Past is Prologue
Credits: Chris Claremont (writer), Steve Scott (pencils), Al Vey (inks), Ed Dukeshire (letters), Lee Loughridge (colors)
Summary: In the Andes, a SHIELD team is attacked by a mysterious force. At the mansion, Xavier and Nick Fury monitor the situation. After the team is killed, Fury takes Beast, Rogue, Nightcrawler, Shadowcat, and Jean Grey with him to investigate. On the way there, he flashes back to his first encounter with Wolverine during WWII. Fury’s Howling Commandos were teamed with British and Canadian troops and charged with stopping the work of Dr. Dietrich Trask. Wolverine killed Dr. Trask and Trask’s work was destroyed. In the present, the team arrives in the Andes and is soon discovered by a Sentinel.
New costumes debut this issue for Beast, Rogue, Nightcrawler, Gambit, and Shadowcat (who also has a shorter hairstyle). Cyclops remains in his early ‘90s costume.
One of the SHIELD agents killed by a Sentinel in the Andes is Tommy Juniper, the great-nephew of Junior Juniper. Junior Juniper was a Howling Commando killed during WWII, sometimes cited as the first death scene in official Marvel continuity.
Wolverine’s rank in the Canadian army is given as Captain this issue. He also makes a reference to “Raven’s intel,” which indicates that Wolverine is still partners with Mystique and Destiny, a concept Claremont previously explored in X-Men: True Friends.
Approved By Modern PC Police: Nick Fury chews on a long straw during the WWII flashback, instead of smoking his trademark cigar.
Review: Notice that this issue has a fill-in penciler, inker, colorist, and letterer. The bi-weekly schedule of this book could be brutal, so it’s somewhat remarkable that the series has run six issues with a fairly consistent creative team. As far as fill-ins go, this is better than you might expect. Steve Scott has a decent handle on the cast, and he’s able to adjust to the abrupt WWII flashback quite well. The letters are also reasonably Orzechowski-esque, so much so it’s not obvious he’s missing at first. The colors aren’t on the level as the previous issues, the palette just seems dull, but overall the issue looks presentable.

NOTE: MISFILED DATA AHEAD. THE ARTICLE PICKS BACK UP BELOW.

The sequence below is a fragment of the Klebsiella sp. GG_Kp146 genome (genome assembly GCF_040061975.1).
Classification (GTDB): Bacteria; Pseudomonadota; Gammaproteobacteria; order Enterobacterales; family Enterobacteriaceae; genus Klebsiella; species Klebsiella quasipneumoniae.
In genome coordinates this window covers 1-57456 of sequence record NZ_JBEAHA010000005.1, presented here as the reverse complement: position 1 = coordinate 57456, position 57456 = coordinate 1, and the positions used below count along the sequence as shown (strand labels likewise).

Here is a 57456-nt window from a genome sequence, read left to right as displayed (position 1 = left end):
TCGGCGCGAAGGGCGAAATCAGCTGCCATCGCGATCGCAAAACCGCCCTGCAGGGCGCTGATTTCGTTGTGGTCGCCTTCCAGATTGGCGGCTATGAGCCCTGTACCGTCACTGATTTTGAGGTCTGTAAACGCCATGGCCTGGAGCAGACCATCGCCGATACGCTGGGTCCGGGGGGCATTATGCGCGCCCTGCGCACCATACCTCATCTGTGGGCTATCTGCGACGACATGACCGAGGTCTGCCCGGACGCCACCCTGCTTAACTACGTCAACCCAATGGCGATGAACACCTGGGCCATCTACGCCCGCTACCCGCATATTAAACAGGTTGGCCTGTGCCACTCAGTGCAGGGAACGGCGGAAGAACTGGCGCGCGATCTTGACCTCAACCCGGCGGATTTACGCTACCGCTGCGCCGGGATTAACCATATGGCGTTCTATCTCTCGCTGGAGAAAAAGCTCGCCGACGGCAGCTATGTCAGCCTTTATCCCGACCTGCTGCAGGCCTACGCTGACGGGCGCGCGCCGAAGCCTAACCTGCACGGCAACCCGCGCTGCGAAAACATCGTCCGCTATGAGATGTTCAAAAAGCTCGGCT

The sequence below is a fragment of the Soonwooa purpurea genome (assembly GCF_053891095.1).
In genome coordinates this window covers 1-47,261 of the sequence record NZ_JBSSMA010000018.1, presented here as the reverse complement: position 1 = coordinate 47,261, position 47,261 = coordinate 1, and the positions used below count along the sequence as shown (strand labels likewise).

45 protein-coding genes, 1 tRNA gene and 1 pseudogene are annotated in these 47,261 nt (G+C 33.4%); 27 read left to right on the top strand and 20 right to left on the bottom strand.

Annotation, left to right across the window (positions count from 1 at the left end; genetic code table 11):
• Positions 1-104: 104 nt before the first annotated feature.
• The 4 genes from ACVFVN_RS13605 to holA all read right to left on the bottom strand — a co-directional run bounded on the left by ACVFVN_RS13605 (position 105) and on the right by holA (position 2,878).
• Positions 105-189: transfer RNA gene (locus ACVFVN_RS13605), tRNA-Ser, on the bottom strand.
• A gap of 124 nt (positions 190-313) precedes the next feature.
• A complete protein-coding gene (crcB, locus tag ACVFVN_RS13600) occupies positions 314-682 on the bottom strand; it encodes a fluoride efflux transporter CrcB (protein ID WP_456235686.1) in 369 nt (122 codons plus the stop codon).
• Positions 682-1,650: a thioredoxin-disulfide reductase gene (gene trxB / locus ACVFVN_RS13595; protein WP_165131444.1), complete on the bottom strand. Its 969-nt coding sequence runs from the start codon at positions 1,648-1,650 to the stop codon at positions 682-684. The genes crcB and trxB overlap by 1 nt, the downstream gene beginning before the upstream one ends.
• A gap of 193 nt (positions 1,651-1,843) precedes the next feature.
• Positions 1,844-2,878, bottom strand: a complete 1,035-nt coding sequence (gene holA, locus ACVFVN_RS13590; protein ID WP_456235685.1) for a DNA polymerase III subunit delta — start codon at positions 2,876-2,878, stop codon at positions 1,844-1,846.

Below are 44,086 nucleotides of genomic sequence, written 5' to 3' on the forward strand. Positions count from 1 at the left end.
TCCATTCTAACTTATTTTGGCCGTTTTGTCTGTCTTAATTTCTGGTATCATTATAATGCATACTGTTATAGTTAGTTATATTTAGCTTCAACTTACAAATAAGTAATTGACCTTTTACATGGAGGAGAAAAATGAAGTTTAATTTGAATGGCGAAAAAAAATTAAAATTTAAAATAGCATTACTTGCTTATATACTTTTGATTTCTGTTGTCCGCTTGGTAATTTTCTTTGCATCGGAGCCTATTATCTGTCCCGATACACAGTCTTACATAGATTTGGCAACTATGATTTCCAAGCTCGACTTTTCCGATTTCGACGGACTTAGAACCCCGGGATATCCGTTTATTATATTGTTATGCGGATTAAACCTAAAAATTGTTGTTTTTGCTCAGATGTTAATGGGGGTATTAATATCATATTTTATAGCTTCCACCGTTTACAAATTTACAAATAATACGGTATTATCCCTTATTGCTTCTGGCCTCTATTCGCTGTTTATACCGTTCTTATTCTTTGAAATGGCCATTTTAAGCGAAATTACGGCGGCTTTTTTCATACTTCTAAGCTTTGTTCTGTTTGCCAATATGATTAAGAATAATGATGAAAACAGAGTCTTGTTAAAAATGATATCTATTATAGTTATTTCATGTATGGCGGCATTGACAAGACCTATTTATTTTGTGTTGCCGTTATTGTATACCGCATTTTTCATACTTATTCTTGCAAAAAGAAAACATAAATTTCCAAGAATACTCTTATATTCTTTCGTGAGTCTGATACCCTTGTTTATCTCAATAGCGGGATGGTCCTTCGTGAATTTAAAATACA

The main plot advances only incrementally, perhaps because Claremont’s waiting on Grummett to return before truly moving forward. The Sentinels’ return is teased throughout the issue until one finally shows on the final page, there are numerous talking head pages, a lengthy discussion over which X-Men should travel to the Andes, and a WWII flashback suddenly pops up for a few pages in the middle of the book. Claremont manages to maintain some humanity by emphasizing Fury’s reaction to Juniper’s death, but it’s odd to see him spend so much time building up the Sentinels as a major threat. It’s my understanding that Claremont always dismissed them as dull, which would explain why they so rarely appeared during his original run. As X-Men Forever continues, the reader is suddenly expected to treat Sentinels and the Task family as if they’re the team’s greatest threat, a creative decision I still can’t understand.
What’s truly incomprehensible are the new costumes. After appearing on the cover for months, they finally make their in-story debut this issue. It’s a remarkably quiet debut, too, since no one comments on the fact that virtually the entire team has switched outfits in-between issues. I’m assuming that Steve Scott was sent those costumes as the new models, and no one in editorial noticed if the X-Men were supposed to be wearing them by this issue. It’s hard to make an objective judgment on the designs; just the concept of new costumes in this book is perplexing. Even if you ignore the established continuity that the existing costumes are already new at this point, it’s hard to deny that an entire generation of X-fans consider these outfits to be the “classic” looks for the team. Since all of these costumes have been abandoned over the years, the existence of one X-Men comic with the “classic” costumes on the cover had to work to the title’s advantage. And now that’s gone. Also, the X-Men change costumes all of the time these days, so there’s nothing special about seeing new outfits in this book, too. There’s nothing out of the ordinary about new X-costumes, but seeing the characters the way the audience remembers them actually was unique. Why throw away one of the title’s strongest hooks, especially so soon?